all relay cells they create, and include with each relay cell the
first four bytes of the current digest.  Each also keeps a SHA-1
digest of data received, to verify that the received hashes are correct.
@@ -918,14 +921,13 @@
%this procedure until the number of tokens in the bucket is under some
%threshold (currently 10KB), at which point we greedily read from connections.

-Because the Tor protocol generates roughly the same number of outgoing
-bytes as incoming bytes, it is sufficient in practice to limit only
-incoming bytes.
+Because the Tor protocol outputs about the same number of bytes as it
+takes in, it is sufficient in practice to limit only incoming bytes.
With TCP streams, however, the correspondence is not one-to-one:
relaying a single incoming byte can require an entire 512-byte cell.
(We can't just wait for more bytes, because the local application may
-be waiting for a reply.) Therefore, we treat this case as if the entire
-cell size had been read, regardless of the fullness of the cell.
+be awaiting a reply.) Therefore, we treat this case as if the entire

circuit's edges can heuristically distinguish interactive streams from bulk
@@ -1028,7 +1030,7 @@
several onion routers (his \emph{introduction points}) as contact
points. He may do this on any robust efficient
key-value lookup system with authenticated updates, such as a
-distributed hash table (DHT) like CFS~\cite{cfs:sosp01}\footnote{
+distributed hash table (DHT) like CFS~\cite{cfs:sosp01}.\footnote{
Rather than rely on an external infrastructure, the Onion Routing network
can run the lookup service itself.  Our current implementation provides a
simple lookup system on the
@@ -1053,7 +1055,7 @@
\begin{tightlist}
\item Bob generates a long-term public key pair to identify his service.
\item Bob chooses some introduction points, and advertises them on
-      the lookup service, singing the advertisement with his public key.  He
+      the lookup service, signing the advertisement with his public key.  He
\item Bob builds a circuit to each of his introduction points, and tells
them to wait for requests.
@@ -1086,9 +1088,9 @@
\end{tightlist}

When establishing an introduction point, Bob provides the onion router
-with the public key identifying his service.  Since Bob signs his
-messages, this prevents anybody else from usurping Bob's introduction point
-in the future. Bob uses the same public key to establish the other
+with the public key identifying his service.  Bob signs his
+messages, so others cannot usurp his introduction point
+in the future. He uses the same public key to establish the other
introduction points for his service, and periodically refreshes his
entry in the lookup service.

@@ -1126,7 +1128,7 @@

Bob configures his onion proxy to know the local IP address and port of his
service, a strategy for authorizing clients, and his public key. The onion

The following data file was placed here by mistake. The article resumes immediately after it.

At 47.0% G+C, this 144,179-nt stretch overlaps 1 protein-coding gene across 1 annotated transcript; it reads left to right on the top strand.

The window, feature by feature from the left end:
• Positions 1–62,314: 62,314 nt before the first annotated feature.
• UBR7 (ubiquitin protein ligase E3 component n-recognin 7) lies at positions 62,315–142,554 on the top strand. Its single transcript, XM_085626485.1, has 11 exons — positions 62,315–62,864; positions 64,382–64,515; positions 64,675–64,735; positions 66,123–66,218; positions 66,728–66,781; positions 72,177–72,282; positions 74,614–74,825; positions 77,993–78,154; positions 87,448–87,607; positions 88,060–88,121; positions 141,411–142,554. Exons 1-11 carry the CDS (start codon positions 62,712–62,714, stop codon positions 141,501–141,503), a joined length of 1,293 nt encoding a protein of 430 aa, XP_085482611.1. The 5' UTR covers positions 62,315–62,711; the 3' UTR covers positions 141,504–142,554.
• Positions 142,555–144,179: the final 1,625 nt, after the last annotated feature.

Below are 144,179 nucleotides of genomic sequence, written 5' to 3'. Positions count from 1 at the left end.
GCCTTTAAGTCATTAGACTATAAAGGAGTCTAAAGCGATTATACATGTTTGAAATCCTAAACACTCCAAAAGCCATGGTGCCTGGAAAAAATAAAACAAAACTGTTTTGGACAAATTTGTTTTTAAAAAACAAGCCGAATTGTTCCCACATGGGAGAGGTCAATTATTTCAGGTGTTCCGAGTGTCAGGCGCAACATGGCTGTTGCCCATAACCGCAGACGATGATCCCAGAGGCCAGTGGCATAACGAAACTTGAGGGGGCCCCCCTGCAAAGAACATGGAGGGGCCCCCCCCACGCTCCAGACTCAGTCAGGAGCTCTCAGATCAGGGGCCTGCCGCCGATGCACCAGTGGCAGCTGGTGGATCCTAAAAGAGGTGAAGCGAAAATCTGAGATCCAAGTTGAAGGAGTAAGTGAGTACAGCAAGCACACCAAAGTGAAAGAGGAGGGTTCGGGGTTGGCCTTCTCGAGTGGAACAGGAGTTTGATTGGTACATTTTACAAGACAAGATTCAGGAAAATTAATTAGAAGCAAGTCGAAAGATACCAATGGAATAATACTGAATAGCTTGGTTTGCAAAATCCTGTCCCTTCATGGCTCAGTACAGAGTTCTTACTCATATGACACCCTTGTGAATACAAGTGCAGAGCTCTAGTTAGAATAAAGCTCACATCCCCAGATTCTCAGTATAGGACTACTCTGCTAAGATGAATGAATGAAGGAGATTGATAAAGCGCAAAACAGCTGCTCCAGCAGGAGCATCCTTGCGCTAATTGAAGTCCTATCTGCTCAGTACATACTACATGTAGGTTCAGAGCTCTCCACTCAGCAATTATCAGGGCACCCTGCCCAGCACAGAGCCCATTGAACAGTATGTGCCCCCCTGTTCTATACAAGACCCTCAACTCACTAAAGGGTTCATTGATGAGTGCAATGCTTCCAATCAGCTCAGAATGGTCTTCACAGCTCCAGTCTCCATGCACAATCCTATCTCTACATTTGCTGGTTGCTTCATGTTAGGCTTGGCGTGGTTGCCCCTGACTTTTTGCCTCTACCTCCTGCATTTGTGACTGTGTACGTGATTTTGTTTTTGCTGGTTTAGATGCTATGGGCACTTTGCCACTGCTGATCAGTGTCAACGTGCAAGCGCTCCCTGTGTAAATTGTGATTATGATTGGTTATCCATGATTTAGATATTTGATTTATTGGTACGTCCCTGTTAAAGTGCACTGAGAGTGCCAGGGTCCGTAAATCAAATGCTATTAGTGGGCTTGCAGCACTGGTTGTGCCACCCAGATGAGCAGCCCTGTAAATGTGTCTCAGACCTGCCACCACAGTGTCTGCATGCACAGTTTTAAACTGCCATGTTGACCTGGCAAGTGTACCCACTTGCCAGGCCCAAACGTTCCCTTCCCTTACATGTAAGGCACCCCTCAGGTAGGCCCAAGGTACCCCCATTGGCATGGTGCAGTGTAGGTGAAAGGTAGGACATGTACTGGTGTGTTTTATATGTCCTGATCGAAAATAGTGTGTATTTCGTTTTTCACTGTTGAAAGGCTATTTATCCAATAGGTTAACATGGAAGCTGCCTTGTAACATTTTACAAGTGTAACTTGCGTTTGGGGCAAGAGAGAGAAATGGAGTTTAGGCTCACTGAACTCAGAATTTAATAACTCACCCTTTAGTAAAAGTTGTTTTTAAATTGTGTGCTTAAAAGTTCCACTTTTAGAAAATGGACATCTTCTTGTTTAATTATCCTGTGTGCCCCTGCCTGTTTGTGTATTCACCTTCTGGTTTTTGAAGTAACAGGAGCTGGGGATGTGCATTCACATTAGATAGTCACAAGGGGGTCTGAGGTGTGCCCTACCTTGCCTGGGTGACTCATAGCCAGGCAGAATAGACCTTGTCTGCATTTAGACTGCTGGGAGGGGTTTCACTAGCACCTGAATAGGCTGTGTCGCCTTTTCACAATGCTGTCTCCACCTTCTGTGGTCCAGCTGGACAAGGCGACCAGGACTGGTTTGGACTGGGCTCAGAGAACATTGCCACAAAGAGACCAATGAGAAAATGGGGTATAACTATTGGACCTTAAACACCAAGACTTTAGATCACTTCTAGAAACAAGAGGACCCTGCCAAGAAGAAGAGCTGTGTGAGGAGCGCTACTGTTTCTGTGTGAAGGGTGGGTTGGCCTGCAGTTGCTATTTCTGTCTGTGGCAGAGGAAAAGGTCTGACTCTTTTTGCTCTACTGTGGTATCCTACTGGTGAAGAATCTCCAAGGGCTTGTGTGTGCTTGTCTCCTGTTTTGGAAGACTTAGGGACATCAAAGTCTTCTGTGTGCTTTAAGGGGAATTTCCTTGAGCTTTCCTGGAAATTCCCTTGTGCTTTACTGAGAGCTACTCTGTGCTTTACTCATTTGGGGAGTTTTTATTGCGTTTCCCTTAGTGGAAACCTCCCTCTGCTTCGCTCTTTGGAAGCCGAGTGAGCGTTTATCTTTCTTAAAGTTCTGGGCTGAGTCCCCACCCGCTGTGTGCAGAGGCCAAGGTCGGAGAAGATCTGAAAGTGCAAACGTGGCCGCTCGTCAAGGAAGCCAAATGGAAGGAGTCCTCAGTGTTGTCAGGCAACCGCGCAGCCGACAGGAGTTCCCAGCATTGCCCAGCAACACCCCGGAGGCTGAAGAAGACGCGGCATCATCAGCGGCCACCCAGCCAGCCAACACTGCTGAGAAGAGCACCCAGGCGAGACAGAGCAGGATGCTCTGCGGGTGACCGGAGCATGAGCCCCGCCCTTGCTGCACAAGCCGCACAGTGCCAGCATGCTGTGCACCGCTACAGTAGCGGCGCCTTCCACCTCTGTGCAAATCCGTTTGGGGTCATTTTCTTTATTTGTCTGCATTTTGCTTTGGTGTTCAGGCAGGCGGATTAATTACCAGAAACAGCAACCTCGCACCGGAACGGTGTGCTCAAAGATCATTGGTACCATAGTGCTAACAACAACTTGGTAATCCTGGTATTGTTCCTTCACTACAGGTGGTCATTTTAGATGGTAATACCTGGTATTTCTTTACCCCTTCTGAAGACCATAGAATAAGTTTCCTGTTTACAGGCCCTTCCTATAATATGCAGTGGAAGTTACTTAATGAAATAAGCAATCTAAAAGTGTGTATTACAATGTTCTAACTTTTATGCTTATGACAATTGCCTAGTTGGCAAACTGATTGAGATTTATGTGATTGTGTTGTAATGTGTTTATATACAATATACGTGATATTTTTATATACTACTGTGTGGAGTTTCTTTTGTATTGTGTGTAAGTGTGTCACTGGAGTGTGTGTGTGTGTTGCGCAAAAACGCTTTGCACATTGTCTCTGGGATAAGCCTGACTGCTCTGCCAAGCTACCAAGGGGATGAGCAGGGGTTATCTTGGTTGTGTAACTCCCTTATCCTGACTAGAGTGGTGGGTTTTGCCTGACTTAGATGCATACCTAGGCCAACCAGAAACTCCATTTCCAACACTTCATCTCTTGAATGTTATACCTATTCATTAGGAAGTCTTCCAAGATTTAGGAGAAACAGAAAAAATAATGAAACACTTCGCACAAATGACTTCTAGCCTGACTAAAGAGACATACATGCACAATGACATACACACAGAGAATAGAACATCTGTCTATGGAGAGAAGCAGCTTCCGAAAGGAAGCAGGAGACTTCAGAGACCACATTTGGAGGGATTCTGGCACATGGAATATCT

-proxy anonymously publishes a signed statment of Bob's
+proxy anonymously publishes a signed statement of Bob's
public key, an expiration time, and
the current introduction points for his service onto the lookup service,
indexed
@@ -1135,7 +1137,7 @@

Alice's applications also work unchanged---her client interface
remains a SOCKS proxy.  We encode all of the necessary information
-into the fully qualified domain name Alice uses when establishing her
+into the fully qualified domain name (FQDN) Alice uses when establishing her
connection. Location-hidden services use a virtual top level domain
called {\tt .onion}: thus hostnames take the form {\tt x.y.onion} where
{\tt x} is the authorization cookie and {\tt y} encodes the hash of
@@ -1173,7 +1175,7 @@
\section{Other design decisions}
\label{sec:other-design}

-\subsection{Resource management and denial-of-service}
+\subsection{Denial of service}
\label{subsec:dos}

Providing Tor as a public service creates many opportunities for
@@ -1217,7 +1219,7 @@
Tor design treats such attacks as intermittent network failures, and
depends on users and applications to respond or recover as appropriate. A
future design could use an end-to-end TCP-like acknowledgment protocol,
-so that no streams are lost unless the entry or exit point itself is
+so no streams are lost unless the entry or exit point is
disrupted. This solution would require more buffering at the network
edges, however, and the performance and anonymity implications from this
extra complexity still require investigation.
@@ -1250,21 +1252,21 @@
explaining anonymity networks to irate administrators, we must block or limit
abuse through the Tor network.

-To mitigate abuse issues, in Tor, each onion router's \emph{exit policy}
+To mitigate abuse issues, each onion router's \emph{exit policy}
describes to which external addresses and ports the router will
connect. On one end of the spectrum are \emph{open exit}
nodes that will connect anywhere. On the other end are \emph{middleman}
nodes that only relay traffic to other Tor nodes, and \emph{private exit}
-nodes that only connect to a local host or network.  Using a private
-exit (if one exists) is a more secure way for a client to connect to a
-given host or network---an external adversary cannot eavesdrop traffic
+nodes that only connect to a local host or network.  A private
+exit can allow a client to connect to a given host or
+network more securely---an external adversary cannot eavesdrop traffic
between the private exit and the final destination, and so is less sure of
Alice's destination and activities. Most onion routers in the current
network function as
\emph{restricted exits} that permit connections to the world at large,
as SMTP.